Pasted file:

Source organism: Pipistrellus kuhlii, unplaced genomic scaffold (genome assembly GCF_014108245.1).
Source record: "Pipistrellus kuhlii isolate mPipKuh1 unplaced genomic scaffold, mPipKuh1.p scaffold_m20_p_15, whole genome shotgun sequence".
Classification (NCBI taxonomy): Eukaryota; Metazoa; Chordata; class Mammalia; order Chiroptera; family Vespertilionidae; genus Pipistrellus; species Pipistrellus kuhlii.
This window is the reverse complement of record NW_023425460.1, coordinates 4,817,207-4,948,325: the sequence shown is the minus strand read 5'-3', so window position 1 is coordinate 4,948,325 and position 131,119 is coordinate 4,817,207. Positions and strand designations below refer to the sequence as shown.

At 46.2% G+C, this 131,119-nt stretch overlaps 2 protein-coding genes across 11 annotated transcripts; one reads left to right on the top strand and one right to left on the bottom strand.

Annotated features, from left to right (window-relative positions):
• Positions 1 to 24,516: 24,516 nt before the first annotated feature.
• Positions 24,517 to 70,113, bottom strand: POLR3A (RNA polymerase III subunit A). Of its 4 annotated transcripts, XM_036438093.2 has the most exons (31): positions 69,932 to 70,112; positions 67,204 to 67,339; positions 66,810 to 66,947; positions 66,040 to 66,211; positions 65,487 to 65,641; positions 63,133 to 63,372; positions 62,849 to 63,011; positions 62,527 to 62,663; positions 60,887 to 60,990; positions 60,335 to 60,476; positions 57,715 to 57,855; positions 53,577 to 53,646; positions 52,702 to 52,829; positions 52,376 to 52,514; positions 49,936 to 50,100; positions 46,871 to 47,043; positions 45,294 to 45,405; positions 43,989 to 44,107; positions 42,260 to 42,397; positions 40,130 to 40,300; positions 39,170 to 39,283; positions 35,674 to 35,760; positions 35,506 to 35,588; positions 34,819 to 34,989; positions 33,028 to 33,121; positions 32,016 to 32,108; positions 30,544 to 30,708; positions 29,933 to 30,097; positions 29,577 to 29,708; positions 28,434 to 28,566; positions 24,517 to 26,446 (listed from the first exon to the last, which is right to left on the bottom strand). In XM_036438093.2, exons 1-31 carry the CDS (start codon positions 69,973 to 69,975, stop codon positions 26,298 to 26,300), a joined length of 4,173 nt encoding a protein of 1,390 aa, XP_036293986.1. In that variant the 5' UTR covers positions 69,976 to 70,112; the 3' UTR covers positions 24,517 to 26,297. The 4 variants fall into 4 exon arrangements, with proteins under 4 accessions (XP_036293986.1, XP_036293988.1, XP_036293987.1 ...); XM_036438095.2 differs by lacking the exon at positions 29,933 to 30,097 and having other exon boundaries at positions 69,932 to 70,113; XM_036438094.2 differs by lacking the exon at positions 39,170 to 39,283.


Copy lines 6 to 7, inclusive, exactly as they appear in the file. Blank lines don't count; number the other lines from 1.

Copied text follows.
Annotated features, from left to right (window-relative positions):
• Positions 1 to 24,516: 24,516 nt before the first annotated feature.